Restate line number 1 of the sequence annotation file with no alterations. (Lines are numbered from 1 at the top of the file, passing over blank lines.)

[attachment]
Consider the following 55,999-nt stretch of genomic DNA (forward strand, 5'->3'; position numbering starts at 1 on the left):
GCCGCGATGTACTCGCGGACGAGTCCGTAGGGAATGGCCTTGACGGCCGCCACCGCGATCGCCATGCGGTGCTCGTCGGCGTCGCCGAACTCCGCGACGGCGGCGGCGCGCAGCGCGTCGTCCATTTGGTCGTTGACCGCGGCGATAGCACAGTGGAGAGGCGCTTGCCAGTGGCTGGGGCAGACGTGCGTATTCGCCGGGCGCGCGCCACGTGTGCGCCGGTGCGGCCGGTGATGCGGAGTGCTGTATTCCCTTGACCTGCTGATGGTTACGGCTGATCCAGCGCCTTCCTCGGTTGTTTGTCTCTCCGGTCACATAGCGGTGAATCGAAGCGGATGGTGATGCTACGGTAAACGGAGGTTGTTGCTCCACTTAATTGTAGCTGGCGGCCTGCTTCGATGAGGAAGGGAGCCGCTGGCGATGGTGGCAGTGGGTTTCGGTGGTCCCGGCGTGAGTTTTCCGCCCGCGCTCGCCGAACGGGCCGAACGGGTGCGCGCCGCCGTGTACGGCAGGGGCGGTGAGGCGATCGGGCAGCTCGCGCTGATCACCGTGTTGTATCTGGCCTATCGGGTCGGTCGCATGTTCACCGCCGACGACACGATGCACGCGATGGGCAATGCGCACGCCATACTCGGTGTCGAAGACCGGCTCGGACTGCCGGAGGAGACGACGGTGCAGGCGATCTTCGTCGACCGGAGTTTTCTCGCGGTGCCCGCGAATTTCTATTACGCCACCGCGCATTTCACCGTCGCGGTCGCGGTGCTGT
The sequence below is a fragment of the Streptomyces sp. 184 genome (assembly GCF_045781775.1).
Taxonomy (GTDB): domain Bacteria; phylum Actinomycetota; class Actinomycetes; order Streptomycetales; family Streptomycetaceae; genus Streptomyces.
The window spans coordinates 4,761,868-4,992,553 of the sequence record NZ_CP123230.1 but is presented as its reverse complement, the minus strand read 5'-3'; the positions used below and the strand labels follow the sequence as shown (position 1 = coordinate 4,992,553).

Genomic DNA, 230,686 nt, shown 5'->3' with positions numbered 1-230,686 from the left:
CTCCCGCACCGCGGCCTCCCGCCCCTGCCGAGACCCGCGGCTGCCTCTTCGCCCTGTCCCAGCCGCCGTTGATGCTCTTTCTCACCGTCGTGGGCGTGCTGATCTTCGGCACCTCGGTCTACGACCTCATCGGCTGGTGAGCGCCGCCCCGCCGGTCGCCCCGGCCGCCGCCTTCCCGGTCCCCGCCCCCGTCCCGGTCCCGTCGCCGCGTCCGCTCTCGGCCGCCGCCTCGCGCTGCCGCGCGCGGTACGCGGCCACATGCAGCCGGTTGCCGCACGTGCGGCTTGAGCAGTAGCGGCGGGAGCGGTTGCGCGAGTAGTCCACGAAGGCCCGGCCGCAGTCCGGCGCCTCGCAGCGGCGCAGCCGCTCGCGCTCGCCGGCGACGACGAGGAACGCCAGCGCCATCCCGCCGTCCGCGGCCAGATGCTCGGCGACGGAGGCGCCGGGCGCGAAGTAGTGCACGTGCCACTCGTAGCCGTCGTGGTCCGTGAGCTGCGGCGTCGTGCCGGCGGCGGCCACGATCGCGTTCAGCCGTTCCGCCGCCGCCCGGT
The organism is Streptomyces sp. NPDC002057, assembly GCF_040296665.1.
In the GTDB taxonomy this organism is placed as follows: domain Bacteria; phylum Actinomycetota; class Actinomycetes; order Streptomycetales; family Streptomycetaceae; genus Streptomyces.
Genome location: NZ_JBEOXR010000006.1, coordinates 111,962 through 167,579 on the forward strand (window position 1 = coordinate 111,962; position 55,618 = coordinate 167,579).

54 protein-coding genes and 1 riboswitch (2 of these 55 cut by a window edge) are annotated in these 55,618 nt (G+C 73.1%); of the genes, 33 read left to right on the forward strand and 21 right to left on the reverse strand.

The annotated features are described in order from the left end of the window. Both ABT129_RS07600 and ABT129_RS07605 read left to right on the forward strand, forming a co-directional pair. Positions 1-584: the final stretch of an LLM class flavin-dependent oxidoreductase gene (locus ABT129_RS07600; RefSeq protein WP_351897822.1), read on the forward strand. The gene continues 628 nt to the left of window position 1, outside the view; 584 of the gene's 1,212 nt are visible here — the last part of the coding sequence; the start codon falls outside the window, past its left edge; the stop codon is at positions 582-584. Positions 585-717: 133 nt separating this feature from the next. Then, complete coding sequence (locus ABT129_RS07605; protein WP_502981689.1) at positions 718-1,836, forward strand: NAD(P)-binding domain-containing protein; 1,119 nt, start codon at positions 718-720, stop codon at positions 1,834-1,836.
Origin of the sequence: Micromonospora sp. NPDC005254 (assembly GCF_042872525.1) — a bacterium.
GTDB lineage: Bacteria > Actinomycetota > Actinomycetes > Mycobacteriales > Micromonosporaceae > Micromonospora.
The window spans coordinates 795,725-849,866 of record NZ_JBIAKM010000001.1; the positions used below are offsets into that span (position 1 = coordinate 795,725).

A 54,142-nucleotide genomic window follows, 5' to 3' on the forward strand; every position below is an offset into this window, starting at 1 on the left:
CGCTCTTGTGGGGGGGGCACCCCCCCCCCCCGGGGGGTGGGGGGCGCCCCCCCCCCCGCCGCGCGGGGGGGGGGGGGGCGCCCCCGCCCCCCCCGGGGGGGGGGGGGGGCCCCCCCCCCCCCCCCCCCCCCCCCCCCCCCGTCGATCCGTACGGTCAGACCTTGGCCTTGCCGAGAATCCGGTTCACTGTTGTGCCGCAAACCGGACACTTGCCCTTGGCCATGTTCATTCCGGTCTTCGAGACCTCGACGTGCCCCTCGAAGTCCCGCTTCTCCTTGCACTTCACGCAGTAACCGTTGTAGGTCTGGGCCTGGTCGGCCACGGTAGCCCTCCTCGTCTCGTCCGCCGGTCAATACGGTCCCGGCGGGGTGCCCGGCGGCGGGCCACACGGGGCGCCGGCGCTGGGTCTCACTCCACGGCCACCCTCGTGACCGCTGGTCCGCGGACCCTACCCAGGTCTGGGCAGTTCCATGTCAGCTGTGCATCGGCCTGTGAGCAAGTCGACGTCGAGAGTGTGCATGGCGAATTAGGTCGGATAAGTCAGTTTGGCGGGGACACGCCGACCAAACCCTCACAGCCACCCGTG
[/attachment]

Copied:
Consider the following 55,999-nt stretch of genomic DNA (forward strand, 5'->3'; position numbering starts at 1 on the left):